RE: Building under Ubuntu - Coast/Estuary - Delft3D - catchsomeair.us
aclocal -I m4 /bin/bash: aclocal command not found Makefile recipe for target 'aclocal.m4' failed make: *** [aclocal.m4] Error. /comum/workspace/portfwd/config/missing aclocal WARNING: Makefile recipe for target 'aclocal.m4' failed make: *** [aclocal.m4] Error 1 . Node-RED: (used to create component relationship/integration). /bin/sh /home/conrad/src/sh/catchsomeair.us aclocal Makefile recipe for target 'aclocal.m4' failed make: *** [aclocal.m4] Error
An understanding of GNU autotools automake, autoconf etc. Finding and correcting build issues is often easier if the build system is not seen simply as a scary black box.
catchsomeair.us error: 'AM_CONFIG_HEADER': this macro is obsolete. - GNUnet Bugtracking
The autotools input files can help when determining a package's build-time dependencies. The risk of accidentally breaking something by patching the wrong file at the wrong time is greatly reduced if the relationship between the build system files is understood. Major Autotools Components Autotools is a collection of related packages which, when used together, remove much of the difficulty involved in creating portable software.
These tools, together with a few relatively simple upstream-supplied input files, are used to create the build system for a package. A basic overview of how the main autotools components fit together.
In a simple setup: The autoconf program produces a configure script from either configure. The automake program produces a Makefile.
The configure script is run to produce one or more Makefile files from Makefile. The make program uses the Makefile to compile the program. However, the GNU documentation now recommends configure. The files perform the same purpose and have the same format — the only difference is the name. You may see autotools being used in a variety of phase functions. This is now the appropriate place to manipulate the source code prior to configuration and compilation.
The autoreconf tool supposedly runs autoconf and automake, autoheader, aclocal, autopoint and libtoolize as necessary. Some packages ship a shell script named autogen. You must not attempt to modify any of the generated files in between running configure and make. This can lead to autotools trying to be clever and recreate the files, in turn leading to your changes being removed. In some situations this will also result in. The best way to proceed is usually to work with the.
Simple Autotools Patching Example The following snippet illustrates the correct way to proceed after patching either Makefile. However, these steps can sometimes take a while and may produce no output, so it may make sense to let the user know that something is still happening.
It consists of a series of macros which are processed and expanded by autoconf. These macros can check for packages and libraries, handle --enable and --with switches, and generate various files. Basic Format of configure. Indenting and whitespace are largely irrelevant.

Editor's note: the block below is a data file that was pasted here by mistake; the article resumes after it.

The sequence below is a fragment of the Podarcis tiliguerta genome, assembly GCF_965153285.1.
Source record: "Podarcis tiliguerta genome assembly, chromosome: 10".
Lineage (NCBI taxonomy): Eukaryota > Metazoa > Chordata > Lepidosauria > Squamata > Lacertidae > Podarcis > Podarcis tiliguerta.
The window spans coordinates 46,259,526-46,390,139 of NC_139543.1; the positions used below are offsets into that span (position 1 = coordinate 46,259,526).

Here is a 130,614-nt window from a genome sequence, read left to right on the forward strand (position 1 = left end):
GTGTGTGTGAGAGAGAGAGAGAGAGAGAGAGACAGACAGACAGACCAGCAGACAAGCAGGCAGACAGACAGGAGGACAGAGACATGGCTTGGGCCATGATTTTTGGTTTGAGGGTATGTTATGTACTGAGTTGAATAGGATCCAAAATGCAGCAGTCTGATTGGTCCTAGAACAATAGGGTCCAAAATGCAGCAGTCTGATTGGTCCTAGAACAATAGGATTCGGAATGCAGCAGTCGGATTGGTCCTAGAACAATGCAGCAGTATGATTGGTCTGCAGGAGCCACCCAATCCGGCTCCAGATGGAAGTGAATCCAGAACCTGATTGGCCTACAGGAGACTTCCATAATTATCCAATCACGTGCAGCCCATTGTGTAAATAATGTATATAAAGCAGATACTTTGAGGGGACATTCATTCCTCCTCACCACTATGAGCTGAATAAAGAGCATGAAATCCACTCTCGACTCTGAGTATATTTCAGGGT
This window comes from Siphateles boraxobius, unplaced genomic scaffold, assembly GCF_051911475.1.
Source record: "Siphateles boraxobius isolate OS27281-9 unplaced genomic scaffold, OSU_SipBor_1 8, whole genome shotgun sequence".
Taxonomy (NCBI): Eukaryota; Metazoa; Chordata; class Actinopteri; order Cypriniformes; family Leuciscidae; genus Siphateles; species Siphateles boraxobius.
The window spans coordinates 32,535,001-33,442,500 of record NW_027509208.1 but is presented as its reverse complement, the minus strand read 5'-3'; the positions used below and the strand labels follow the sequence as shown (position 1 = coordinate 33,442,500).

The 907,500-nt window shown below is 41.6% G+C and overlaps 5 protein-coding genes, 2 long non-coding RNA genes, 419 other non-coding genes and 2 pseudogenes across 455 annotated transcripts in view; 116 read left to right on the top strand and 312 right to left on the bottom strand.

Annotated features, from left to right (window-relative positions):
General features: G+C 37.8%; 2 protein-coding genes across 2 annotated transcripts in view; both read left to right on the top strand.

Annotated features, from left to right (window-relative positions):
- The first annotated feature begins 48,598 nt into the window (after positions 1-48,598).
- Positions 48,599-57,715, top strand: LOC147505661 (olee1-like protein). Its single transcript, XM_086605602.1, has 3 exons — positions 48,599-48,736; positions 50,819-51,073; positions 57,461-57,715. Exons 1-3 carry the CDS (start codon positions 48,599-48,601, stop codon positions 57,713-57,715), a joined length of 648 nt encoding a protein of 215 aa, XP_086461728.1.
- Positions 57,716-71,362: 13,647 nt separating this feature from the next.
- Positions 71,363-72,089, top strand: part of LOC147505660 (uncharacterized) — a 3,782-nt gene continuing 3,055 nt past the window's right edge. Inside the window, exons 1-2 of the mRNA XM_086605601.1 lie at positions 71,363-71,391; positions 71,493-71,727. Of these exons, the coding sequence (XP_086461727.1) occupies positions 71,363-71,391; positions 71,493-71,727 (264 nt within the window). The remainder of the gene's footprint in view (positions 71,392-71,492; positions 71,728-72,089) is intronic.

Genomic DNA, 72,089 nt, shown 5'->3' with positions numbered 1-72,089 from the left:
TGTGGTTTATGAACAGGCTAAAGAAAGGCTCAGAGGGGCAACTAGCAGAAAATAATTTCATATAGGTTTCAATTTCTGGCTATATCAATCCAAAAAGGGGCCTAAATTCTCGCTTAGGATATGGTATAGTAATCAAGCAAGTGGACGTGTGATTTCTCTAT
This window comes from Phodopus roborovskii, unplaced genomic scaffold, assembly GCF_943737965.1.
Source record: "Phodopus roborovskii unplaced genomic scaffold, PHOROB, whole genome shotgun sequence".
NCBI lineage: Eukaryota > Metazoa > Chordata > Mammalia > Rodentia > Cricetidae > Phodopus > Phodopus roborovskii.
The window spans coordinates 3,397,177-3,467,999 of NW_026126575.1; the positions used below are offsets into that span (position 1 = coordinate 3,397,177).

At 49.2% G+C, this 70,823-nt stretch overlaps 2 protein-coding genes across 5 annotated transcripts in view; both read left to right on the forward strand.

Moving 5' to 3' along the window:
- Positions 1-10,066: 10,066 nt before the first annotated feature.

Comments are indicated by the string dnl dnl is actually a macro which discards the remainder of the input — it stands for "discard new line".
If the previous sentence made you uneasy, you should probably stop reading this page. It gets far worse. A typical file might start with something like the following: This is useful, because autoconf is not compatible between versions.
Again, there is little chance that an automake Other distributions may handle things differently. Usually, some standard checks will follow: The file will finish with some output functions: The single most significant difference between a successful free software project and one that rarely gets a second glance can be found deep in the heart of project maintenance details.
These details include providing the so-called "standard make targets". Potential users become disgusted with a project fairly easily--especially when certain bits of expected functionality are missing or improperly written. Users have come to expect certain more or less standard make targets. A make target is a goal specified on the make command line: Common make targets include all, clean and install, among others. You'll note that none of these are real targets. A real target is a file produced by the build system.
If you're building an executable called doofabble, then you'd expect to be able to type: But specifying real targets on the make command line is more work than necessary. Each project must be built differently--make doofabble, make foodabble, make abfooble, etc. Why not just type make or make all, if there is more than one binary to be made?
So all has become an expected pseudo-target, but "expected" doesn't mean "automatic". Supporting the expected set of standard targets can be fairly challenging. As with configuration scripts, the most widely used implementation is one written in the late 80's and copied from project to project throughout the internet.
Because writing it yourself is error prone. In fact, copying it is just as error-prone. It's like getting a linked-list implementation right the first time. The process is well-understood by any veteran software engineer, but it still rarely happens. Automake's job is to convert a much simplified specification of your project's build process into standard boilerplate makefile syntax that always works correctly the first time, and provides all the standard functionality expected of a free software project.
The Automake package provides the following tools in the form of perl scripts: One of the most interesting and useful aspects of the way Automake works is that the Makefile. If you put only the few required Automake definitions in a Makefile. But if you add additional makefile syntax to your Makefile. In fact, you can if you wish write pure make syntax in your Makefile.